2. Methods

The longwave standalone version of the Rapid Radiative Transfer Model (RRTM; https://rtweb.aer.com) is used to conduct the experiments. This model utilizes the correlated-k approach to calculate instantaneous radiative fluxes and cooling rates at different levels within an atmospheric column for user-specified atmospheric profiles of water vapour mixing ratios and temperatures. The k-distributions used for radiative flux calculations are obtained directly from a line-by-line radiative transfer code, which has been extensively validated against observations. These calculations could be made in 16 contiguous spectral bands in the long wave (10–3250 cm−1). Further detail about this model can be found in Mlawer et al. (1997) and Iacono et al. (2000).

The motivation for this study is to determine whether there are differences in the LDR–q sensitivity between high- and low-elevation sites at the same latitude for both winter and summer. To facilitate this, mean atmospheric column profiles of q and temperature for the months of June and December, 2000, are extracted from the ERA-40 Reanalysis Data available at the National Center for Atmospheric Research (https://dss.ucar.edu/pub/era40), for a high (5138 m) and a low (114 m) elevation sites in the vicinity of the Tibetan Plateau (Figure 1). The main reason for using the ERA-40 Reanalysis is that it has assimilated some of the available surface climate observations (e.g. temperature, moisture and wind) from the Tibetan Plateau region, whereas NCEP Reanalysis has not (You et al., 2010). Therefore, the ERA-40 Reanalysis should provide a better representation of the atmospheric profile for this region. The atmospheric profiles for the four cases: (1) high-elevation-December, (2) low-elevation-December, (3) high-elevation-June and (4) low-elevation-June are extracted for 29 selected sigma levels in the vertical and are shown in Figure 2. These profiles are used as the control conditions on which the experimental perturbations in q and temperature are introduced into specific sections of the atmospheric column. For a majority of the experiments, the perturbations are only made in the atmospheric boundary layer, which for the purpose of these experiments is assumed to contain all layers with sigma > 0.9 and, therefore, included the bottom six layers in our experimental data. The thickness of this layer is approximately 700 m. The experiments are performed for clear sky conditions only and for the ‘mid-latitude’ setup of the model code. An example input file for the model is provided in the Supporting Information. All results presented here, related to changes in surface LDR, are differences between the surface LDR simulated for the experimental and control conditions.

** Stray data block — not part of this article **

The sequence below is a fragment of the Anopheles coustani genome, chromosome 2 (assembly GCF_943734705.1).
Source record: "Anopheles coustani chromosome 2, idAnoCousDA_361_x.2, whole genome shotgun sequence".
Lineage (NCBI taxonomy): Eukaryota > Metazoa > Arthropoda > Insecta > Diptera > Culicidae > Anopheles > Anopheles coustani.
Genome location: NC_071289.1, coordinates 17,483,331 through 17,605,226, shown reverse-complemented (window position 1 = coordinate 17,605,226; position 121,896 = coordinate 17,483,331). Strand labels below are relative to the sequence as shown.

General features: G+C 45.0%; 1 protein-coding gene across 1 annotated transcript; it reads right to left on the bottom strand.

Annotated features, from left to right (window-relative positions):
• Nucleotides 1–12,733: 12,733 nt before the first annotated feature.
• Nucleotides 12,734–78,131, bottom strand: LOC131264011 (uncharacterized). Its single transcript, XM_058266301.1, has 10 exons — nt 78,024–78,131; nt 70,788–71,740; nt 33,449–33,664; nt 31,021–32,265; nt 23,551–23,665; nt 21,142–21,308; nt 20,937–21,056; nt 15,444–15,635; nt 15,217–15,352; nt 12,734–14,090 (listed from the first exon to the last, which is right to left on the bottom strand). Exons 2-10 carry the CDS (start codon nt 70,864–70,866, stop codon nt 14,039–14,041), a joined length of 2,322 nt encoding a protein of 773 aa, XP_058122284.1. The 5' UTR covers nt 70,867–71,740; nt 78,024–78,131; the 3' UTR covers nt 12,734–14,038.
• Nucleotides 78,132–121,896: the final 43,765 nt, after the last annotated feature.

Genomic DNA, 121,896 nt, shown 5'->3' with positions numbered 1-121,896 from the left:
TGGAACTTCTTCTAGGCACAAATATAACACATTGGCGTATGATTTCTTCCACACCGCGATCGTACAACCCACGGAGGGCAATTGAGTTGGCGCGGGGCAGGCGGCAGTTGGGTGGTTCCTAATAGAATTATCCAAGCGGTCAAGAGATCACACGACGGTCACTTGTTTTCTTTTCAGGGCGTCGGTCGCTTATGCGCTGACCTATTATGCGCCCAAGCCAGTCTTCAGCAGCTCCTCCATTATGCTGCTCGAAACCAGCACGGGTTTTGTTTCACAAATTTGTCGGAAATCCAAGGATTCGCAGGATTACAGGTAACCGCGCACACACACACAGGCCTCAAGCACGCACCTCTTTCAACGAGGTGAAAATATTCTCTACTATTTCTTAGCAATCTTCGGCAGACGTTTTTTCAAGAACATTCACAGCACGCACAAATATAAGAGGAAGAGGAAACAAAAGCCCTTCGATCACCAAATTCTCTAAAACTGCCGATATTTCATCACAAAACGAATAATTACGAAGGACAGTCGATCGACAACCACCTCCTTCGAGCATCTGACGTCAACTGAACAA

Figure 1.

The Tibetan Plateau and its vicinity. The contours show surface elevation (m). The ‘+ ’ sign shows the location of the experimental regions: high (left; 30°N, 87°E; 5138 m) and low (right; 30°N, 105°E; 114 m)

Figure 2.

Atmospheric profile of temperature (K), specific humidity (g kg−1), and pressure (mb) at 29 sigma levels in the atmospheric column at the high- and low-elevation sites for December and June. These mean monthly values are obtained from the ERA-40 Reanalysis data for the grids associated with these two sites in the Tibetan Plateau for December and June of the year 2000. The control simulations in the RRTM experiments used these values. For the experimental simulations, these values are increased by appropriate amounts in accordance with the design of the experiment. ‘Boundary layer’ includes all layers for which sigma is greater than 0.9. ‘Upper’ atmosphere includes all layers at pressure levels below 200 mb

Finally, three specific sets of experiments (Table I) are performed to test three specific questions:

  • (1)What is the change in surface LDR for equivalent increases in water vapour amounts in the boundary layer? This experiment tests the sensitivity of water vapour absorptivity to similar increases in water vapour mass in the boundary layer for the four cases. In this experiment, q is increased by 0.4 and 0.2 g kg−1, in each layer within the boundary layer, at the high- and low-elevation sites, respectively, based on the fact that the boundary layer (as defined) at the low-elevation site has twice the amount of air mass relative to the high-elevation site, even though the geometric thickness is about the same. In other words, for each cubic meter of air at these two elevations we add approximately 0.25 g of water vapour in the experimental conditions.
  • (2)How do observed changes in q and temperature affect the surface LDR when the changes are first introduced separately and then at the same time? Increases in q of 0.4 g kg−1 and temperature of 2 °C have been observed in the Tibetan Plateau, between 1961 and 2000, and are introduced within the boundary layer for the four cases.
  • (3)How does the atmospheric level at which q increases are made affect surface LDR? This question is examined by changing q in different sections of the atmospheric column including (1) the boundary layer, (2) the whole column, (3) the whole column minus the boundary layer and (4) the upper atmosphere (<200 mb). For the Tibetan Plateau, ERA-40 Reanalysis does not show any increases in q between 1961 and 2000, which is inconsistent with observations. Therefore, to facilitate physically based changes in q in the atmospheric column, this experiment uses the ensemble mean of fractional changes in q simulated during the 21st century by two global climate models, GFDL2.0 and GFDL2.1 (http://data1.gfdl.noaa.gov; SRES A2 only), for these two sites. These fractional changes are shown in Figure 3.
Figure 3.

Fractional increases in specific humidity used for the column sensitivity experiments. These values are estimated based on the increases found in two GCM simulations (GFDL 2.0 and GFDL 2.1; SRES A2) between the first and last decade of the 21st century for the location associated with the high- and low-elevation sites. The values presented here are based on a second order curve fitting of the two model output

Table I. Summary of the experiments
  1. All experiments described here are carried out for four different cases: (1) high-elevation-December, (2) low-elevation-December, (3) high-elevation-June, and (4) low-elevation-June—where perturbations in either specific humidity (q) or temperature (T) or both are introduced into specific sections of the atmospheric column and the resulting changes in LDR at the land surface are evaluated.